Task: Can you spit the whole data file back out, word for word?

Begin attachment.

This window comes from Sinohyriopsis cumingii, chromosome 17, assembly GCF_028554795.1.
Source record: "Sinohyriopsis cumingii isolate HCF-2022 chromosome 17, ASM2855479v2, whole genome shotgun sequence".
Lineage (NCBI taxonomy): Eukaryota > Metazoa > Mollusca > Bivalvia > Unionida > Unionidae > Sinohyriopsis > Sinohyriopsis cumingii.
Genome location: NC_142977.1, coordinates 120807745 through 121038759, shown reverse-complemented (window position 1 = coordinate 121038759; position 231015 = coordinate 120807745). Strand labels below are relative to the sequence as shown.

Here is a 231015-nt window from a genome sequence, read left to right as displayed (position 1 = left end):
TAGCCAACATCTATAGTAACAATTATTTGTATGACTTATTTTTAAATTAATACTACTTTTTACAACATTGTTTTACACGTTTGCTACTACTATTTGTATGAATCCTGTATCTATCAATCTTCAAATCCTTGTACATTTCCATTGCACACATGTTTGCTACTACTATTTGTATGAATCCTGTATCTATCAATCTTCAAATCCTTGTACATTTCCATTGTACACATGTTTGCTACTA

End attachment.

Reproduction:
This window comes from Sinohyriopsis cumingii, chromosome 17, assembly GCF_028554795.1.
Source record: "Sinohyriopsis cumingii isolate HCF-2022 chromosome 17, ASM2855479v2, whole genome shotgun sequence".
Lineage (NCBI taxonomy): Eukaryota > Metazoa > Mollusca > Bivalvia > Unionida > Unionidae > Sinohyriopsis > Sinohyriopsis cumingii.
Genome location: NC_142977.1, coordinates 120807745 through 121038759, shown reverse-complemented (window position 1 = coordinate 121038759; position 231015 = coordinate 120807745). Strand labels below are relative to the sequence as shown.

Here is a 231015-nt window from a genome sequence, read left to right as displayed (position 1 = left end):
TAGCCAACATCTATAGTAACAATTATTTGTATGACTTATTTTTAAATTAATACTACTTTTTACAACATTGTTTTACACGTTTGCTACTACTATTTGTATGAATCCTGTATCTATCAATCTTCAAATCCTTGTACATTTCCATTGCACACATGTTTGCTACTACTATTTGTATGAATCCTGTATCTATCAATCTTCAAATCCTTGTACATTTCCATTGTACACATGTTTGCTACTA